“Only a deeply knowledgeable person on a team of hoaxers could insert these aspects into the entries in such convincing fashion,” Wolter writes. “Beyond myself and very few others, we know of no others who understand the complicated Goddess ideology of the Templar leadership.” Unknown to Wolter, he answered his own question: To create such a hoax, a hoaxer need only copy directly from Wolter’s own books and blog posts and radio rants. That he cannot see his own fingerprints only shows that the hoax most likely was designed with him in mind as its target audience.
Wolter’s details about his vetting do not inspire confidence. He claims to have read the English translation—by Muir—and to have seen a photograph of one page of one journal. He claims three original pages, which he believes are copies of copies, still exist—though in comments below his blog post, he says he handled all of the journals and has photographs he will not share. Wolter claims that checking the content of the journals failed to turn up matches with known figures or extant European records. Bizarrely, he claims that this is evidence of authenticity. “This begs the question of how and why a forger would make up so many names of people known to exist and others we can find no record of. That we still have many questions about these individuals actually supports authenticity of the documents.” No, no, no. The forger more likely made up names because she (or he, I guess, since Muir claimed on Facebook to be the recipient of the journals from what she originally thought was a hoaxer) was making things up and did not have access to European archives, such as church baptismal records, grave markers, legal papers, and other surviving documents that might have provided a better cover.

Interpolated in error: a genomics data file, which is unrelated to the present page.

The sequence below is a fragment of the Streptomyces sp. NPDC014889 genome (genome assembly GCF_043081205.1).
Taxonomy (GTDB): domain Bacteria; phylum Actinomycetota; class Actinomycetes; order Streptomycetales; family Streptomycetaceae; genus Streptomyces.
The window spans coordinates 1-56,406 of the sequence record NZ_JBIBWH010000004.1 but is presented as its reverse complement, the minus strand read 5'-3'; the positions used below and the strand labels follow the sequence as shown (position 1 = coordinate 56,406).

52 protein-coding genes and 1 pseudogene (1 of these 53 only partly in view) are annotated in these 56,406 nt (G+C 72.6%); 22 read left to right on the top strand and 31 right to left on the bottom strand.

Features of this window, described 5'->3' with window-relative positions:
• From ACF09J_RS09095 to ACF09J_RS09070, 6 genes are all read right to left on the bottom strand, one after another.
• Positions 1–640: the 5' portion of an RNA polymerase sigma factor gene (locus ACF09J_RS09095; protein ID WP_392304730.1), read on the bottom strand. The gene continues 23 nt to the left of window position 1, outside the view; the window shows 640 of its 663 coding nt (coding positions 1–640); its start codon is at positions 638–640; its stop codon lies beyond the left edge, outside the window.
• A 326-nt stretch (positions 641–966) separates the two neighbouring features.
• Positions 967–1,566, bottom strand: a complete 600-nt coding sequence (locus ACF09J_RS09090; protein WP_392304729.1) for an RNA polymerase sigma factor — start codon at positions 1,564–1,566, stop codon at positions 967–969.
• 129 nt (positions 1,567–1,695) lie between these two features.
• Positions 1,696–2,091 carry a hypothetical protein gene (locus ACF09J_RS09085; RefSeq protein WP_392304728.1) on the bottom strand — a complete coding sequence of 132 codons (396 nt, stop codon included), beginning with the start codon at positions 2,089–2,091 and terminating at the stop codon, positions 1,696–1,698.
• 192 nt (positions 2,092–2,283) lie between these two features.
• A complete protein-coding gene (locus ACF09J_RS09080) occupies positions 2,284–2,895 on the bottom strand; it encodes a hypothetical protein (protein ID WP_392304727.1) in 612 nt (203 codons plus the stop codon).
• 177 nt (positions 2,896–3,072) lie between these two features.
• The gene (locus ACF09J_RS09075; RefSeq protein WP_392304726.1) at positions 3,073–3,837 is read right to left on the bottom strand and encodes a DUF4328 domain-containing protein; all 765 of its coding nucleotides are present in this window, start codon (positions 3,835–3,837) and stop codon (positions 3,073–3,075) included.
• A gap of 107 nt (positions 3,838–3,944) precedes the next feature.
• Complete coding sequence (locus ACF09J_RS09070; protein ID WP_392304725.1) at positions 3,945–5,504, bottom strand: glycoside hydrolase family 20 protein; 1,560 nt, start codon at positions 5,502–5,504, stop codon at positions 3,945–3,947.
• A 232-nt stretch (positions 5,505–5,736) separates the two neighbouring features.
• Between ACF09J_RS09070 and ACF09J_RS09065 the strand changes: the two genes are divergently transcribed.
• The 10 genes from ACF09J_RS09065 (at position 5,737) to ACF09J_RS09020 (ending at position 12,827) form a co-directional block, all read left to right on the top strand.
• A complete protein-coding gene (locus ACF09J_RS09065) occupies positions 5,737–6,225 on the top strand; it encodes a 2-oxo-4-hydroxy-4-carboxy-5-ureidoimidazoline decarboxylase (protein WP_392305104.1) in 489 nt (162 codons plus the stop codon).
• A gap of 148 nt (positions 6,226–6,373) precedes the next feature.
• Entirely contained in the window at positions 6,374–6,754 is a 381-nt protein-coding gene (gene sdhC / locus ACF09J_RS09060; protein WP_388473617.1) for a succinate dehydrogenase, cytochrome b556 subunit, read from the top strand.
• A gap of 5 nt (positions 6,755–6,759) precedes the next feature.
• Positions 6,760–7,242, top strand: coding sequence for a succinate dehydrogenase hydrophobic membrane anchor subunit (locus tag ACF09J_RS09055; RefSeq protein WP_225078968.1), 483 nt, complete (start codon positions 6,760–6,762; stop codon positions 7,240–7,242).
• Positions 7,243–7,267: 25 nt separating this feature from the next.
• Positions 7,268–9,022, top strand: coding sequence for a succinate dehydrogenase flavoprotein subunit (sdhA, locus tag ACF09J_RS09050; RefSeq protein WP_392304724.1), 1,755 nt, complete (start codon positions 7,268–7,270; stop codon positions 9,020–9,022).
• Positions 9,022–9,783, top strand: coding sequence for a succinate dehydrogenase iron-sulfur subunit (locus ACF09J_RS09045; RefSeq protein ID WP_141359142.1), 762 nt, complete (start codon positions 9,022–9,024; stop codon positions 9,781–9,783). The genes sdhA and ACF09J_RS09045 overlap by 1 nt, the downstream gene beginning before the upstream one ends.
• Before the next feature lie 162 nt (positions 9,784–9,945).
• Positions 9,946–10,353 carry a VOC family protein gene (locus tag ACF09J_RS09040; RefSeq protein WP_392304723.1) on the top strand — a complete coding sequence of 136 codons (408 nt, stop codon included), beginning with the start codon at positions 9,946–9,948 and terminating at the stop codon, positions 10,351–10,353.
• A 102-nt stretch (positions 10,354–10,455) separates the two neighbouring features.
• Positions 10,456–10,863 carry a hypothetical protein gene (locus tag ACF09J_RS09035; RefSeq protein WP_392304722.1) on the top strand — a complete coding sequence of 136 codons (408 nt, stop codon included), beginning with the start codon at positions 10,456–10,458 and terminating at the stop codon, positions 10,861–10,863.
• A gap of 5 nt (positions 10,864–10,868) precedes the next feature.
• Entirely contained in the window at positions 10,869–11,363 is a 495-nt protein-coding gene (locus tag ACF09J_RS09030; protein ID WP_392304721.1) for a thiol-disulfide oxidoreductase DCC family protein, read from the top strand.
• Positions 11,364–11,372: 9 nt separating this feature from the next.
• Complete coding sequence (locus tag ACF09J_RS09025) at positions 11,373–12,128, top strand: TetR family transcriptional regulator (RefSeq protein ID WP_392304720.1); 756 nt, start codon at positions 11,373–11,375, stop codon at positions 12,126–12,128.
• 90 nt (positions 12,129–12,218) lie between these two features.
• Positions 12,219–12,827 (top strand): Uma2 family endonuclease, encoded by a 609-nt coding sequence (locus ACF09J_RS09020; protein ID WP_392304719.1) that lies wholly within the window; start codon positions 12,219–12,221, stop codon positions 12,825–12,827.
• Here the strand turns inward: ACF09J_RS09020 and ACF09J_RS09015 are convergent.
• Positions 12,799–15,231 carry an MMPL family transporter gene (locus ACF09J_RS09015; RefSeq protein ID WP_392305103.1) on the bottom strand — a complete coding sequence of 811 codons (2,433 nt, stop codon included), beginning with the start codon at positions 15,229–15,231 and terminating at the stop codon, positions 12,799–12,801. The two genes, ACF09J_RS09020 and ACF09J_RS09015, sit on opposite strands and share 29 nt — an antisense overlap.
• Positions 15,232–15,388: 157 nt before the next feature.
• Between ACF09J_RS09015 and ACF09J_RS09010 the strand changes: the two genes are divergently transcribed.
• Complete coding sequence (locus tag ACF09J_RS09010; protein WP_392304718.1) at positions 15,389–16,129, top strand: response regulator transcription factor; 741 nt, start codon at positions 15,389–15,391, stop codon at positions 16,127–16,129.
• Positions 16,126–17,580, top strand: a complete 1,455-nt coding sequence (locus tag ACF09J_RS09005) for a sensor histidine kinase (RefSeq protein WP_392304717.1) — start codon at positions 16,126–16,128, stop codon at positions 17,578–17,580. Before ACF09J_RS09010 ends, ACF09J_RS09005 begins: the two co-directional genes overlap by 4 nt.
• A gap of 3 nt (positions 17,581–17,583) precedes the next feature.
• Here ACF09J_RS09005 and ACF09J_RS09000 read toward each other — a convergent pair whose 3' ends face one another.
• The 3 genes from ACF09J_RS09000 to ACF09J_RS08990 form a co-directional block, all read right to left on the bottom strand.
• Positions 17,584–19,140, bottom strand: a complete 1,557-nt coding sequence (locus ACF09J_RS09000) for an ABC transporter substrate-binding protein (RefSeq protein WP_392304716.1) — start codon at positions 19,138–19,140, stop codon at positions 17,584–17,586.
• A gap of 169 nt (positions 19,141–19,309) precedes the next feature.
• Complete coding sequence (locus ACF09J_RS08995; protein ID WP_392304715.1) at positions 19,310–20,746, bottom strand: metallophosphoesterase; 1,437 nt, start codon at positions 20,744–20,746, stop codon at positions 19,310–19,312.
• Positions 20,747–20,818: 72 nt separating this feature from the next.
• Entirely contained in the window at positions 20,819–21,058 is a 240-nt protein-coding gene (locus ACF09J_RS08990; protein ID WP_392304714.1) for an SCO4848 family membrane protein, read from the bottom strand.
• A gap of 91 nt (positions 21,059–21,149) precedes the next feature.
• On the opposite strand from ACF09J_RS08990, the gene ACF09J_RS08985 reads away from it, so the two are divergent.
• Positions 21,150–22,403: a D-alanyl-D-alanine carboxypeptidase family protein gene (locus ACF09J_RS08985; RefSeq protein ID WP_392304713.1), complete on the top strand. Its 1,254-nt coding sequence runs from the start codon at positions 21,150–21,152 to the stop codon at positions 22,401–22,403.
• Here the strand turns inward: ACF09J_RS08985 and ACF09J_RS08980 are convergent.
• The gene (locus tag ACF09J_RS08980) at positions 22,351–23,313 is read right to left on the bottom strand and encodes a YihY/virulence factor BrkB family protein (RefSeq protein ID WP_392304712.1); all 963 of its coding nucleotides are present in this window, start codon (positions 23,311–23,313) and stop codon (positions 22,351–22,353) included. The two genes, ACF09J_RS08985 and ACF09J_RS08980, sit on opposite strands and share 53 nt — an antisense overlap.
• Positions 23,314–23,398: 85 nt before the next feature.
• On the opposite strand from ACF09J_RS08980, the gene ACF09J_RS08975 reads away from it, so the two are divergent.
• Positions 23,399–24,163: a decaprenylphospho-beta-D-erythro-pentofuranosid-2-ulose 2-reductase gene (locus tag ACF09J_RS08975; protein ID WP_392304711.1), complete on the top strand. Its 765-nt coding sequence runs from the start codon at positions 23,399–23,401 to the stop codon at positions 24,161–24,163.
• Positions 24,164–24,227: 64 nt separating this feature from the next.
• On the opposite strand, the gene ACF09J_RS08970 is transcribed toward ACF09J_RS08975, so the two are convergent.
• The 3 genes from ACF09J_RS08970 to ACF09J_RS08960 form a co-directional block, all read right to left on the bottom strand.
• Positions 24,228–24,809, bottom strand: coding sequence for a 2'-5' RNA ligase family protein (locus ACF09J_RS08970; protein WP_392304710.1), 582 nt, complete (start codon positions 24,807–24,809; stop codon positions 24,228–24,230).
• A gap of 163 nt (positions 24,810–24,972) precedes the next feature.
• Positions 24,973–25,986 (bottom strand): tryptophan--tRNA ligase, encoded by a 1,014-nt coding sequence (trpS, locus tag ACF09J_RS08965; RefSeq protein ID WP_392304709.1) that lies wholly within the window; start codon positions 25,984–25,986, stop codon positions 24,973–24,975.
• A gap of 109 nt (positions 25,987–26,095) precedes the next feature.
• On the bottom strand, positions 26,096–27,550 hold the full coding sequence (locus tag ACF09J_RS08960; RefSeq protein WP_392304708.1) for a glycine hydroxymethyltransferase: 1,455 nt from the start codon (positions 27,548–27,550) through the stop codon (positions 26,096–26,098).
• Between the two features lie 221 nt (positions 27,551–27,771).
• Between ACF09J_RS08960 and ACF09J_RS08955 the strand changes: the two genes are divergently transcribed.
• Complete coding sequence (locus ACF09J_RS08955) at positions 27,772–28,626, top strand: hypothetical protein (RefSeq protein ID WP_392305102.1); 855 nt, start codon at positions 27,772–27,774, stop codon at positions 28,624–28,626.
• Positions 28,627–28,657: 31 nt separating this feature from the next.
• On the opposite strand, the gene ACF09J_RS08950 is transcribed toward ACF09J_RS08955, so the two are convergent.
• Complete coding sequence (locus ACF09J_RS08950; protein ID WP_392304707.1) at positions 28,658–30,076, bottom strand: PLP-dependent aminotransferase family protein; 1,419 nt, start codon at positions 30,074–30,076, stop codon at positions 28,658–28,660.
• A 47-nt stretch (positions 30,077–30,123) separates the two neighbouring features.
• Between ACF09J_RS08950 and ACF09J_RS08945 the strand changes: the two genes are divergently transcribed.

I expected to see Wolter explain what exactly he did to vet these journals. What facts did he check? What records did he use? For example, a place to start would be to compare the journals’ account of Henry I Sinclair’s life against the surviving documentation of his whereabouts. Do they align? Similarly, if he was involved with the brothers Zeno, how does this square against Venetian records showing that one of them was in Greece in 1392 and in Venice in 1394, where he was on trial. He also lived to 1402 while the hoax Zeno narrative has him in Greenland in 1393 and dead in 1394. These are fairly big problems that should be among the easiest places to start vetting the text.
I also expected to see a discussion of the Latin. Given that Wolter is ignorant of it (he uses Google Translate), one might have expected him to ask an expert to review whether the Latin was (a) correct and (b) correct for the fourteenth century. Is the orthography consistent with the date?
What exactly did he do for two years?
Wolter only says that he will present information about this “in the future.” One might have expected that the publication of the journals would have been the time to present evidence for their supposed authenticity. But then I am not a fringe historian, so what do I know?
According to Terry Tilton, writing in his own foreword to the book, presented on the volume’s Lulu.com sales page, his contribution involved searching “Masonic archives” for the names found in the journals. This strikes me as ridiculous since the Masons did not exist at the time and had nothing to do with Henry I Sinclair. They did not become involved with the Sinclair family for at least a century. He claims, contrary to Wolter, that many of the names (at least from the later centuries for which records exist) match extant records.
A third person involved with the situation two years ago, according to Muir, was Wolter’s former partner in the Xplrr media company, whom I have elected not to name for reasons obvious to regular readers. This piece of information clears up some of the questions about the dramatic and paradigm-busting revelations that Xplrr promised two years ago but, as of this writing, did not deliver.
From Wolter’s description, it appears that the so-called journals are a pseudo-historical fantasy designed to support a fringe view North American history, which just so happens to also be in the particular variant championed by the translator’s favorite TV host. That is truly an amazing coincidence, is it not?
Wolter suggests that the proof of the journals’ authenticity will come from excavating sites listed in the journals for evidence of Sinclair occupation.
I am an author and researcher focusing on pop culture, science, and history. Bylines: New Republic, Slate, etc. There's more about me in the About Jason tab.